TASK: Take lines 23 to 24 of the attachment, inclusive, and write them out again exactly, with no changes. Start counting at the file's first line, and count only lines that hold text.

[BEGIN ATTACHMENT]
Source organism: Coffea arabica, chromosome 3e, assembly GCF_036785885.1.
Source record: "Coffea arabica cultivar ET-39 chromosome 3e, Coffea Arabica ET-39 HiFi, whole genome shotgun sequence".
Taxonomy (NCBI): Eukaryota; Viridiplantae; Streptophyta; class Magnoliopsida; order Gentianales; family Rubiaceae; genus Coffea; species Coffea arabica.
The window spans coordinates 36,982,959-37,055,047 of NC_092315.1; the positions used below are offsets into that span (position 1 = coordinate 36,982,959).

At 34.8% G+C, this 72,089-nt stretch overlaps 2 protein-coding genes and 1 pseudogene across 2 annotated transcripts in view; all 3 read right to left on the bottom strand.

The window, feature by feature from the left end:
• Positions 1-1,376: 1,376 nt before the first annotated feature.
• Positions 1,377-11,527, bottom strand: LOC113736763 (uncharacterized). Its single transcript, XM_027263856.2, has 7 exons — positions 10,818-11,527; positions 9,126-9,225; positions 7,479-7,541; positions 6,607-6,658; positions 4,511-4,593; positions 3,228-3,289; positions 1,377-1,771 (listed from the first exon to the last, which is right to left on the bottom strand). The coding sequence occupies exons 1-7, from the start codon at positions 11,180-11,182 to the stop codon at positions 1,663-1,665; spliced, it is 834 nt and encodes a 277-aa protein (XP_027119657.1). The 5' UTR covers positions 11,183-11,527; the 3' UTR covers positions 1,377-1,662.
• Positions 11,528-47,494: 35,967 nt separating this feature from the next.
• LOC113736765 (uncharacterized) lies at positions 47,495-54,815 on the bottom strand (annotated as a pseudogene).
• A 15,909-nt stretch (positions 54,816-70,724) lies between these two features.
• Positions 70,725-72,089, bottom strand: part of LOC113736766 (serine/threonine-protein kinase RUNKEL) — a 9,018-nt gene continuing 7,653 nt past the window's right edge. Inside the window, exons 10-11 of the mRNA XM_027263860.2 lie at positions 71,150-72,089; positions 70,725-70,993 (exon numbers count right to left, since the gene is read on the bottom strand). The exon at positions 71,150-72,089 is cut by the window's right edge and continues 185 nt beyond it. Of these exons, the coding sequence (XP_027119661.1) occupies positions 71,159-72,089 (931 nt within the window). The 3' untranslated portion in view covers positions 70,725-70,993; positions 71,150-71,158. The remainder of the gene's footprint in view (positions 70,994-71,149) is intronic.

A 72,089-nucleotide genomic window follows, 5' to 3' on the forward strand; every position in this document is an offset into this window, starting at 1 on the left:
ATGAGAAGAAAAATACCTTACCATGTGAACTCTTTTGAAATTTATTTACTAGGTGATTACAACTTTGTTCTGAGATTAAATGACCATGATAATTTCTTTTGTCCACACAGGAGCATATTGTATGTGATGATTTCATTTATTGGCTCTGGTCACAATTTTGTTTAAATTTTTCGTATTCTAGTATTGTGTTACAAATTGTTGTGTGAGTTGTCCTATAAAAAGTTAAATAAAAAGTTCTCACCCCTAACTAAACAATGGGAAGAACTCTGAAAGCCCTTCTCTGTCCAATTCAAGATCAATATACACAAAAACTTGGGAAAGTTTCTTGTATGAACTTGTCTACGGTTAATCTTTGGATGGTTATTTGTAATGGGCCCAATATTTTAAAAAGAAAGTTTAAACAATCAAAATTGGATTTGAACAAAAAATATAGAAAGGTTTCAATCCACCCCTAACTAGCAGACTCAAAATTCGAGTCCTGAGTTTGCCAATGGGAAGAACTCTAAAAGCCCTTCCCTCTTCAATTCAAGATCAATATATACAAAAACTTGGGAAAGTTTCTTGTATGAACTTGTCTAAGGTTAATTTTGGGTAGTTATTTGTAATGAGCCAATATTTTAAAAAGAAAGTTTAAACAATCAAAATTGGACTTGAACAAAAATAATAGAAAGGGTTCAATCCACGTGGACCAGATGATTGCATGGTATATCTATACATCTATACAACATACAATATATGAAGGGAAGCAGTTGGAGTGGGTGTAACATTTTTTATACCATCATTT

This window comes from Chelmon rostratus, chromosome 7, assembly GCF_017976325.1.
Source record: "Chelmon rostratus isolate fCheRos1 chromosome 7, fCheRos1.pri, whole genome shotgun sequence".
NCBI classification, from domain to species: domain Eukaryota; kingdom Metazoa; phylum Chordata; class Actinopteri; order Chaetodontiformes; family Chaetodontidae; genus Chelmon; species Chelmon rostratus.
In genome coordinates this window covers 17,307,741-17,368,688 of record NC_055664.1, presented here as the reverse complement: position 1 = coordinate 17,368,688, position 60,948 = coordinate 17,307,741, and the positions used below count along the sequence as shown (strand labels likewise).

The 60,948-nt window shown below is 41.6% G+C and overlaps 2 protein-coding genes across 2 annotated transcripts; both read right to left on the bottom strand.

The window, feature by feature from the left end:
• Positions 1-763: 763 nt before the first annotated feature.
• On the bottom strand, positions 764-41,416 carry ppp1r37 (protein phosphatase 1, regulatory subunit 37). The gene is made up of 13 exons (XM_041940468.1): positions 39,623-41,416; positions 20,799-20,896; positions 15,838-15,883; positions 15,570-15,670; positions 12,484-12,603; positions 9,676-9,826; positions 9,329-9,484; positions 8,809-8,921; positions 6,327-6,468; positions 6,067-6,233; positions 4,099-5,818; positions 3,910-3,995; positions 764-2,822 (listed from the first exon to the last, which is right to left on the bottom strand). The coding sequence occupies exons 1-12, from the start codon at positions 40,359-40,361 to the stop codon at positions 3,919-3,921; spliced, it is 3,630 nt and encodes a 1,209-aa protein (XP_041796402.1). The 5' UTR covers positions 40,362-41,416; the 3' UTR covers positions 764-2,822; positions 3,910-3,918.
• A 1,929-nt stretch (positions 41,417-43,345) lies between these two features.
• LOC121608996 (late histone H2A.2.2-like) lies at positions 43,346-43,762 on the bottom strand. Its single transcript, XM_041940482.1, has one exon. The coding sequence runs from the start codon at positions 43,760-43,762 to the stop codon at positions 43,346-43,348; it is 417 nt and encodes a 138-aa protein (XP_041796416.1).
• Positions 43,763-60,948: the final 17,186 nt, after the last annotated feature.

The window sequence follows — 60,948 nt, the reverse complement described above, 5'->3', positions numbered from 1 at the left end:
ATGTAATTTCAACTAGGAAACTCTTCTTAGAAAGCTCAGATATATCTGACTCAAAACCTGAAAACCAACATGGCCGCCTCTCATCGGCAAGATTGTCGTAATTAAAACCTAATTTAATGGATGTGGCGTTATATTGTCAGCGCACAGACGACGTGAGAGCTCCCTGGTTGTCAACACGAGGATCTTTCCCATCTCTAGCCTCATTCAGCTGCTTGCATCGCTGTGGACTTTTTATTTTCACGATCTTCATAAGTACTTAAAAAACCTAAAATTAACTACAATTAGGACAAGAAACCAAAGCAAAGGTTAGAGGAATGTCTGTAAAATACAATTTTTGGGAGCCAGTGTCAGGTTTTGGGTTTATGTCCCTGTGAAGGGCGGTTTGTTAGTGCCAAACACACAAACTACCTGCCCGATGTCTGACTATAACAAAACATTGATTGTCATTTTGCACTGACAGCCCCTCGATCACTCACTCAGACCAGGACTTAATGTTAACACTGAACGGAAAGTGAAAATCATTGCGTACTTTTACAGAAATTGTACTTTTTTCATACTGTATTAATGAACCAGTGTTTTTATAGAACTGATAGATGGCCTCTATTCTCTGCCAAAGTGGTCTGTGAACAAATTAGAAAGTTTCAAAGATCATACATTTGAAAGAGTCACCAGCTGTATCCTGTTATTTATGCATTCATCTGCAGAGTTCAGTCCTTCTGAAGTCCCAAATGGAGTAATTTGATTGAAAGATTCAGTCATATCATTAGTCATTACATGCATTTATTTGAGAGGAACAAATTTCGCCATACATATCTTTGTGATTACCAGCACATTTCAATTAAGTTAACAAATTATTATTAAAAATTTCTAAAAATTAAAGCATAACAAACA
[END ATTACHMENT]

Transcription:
• A 1,929-nt stretch (positions 41,417-43,345) lies between these two features.
• LOC121608996 (late histone H2A.2.2-like) lies at positions 43,346-43,762 on the bottom strand. Its single transcript, XM_041940482.1, has one exon. The coding sequence runs from the start codon at positions 43,760-43,762 to the stop codon at positions 43,346-43,348; it is 417 nt and encodes a 138-aa protein (XP_041796416.1).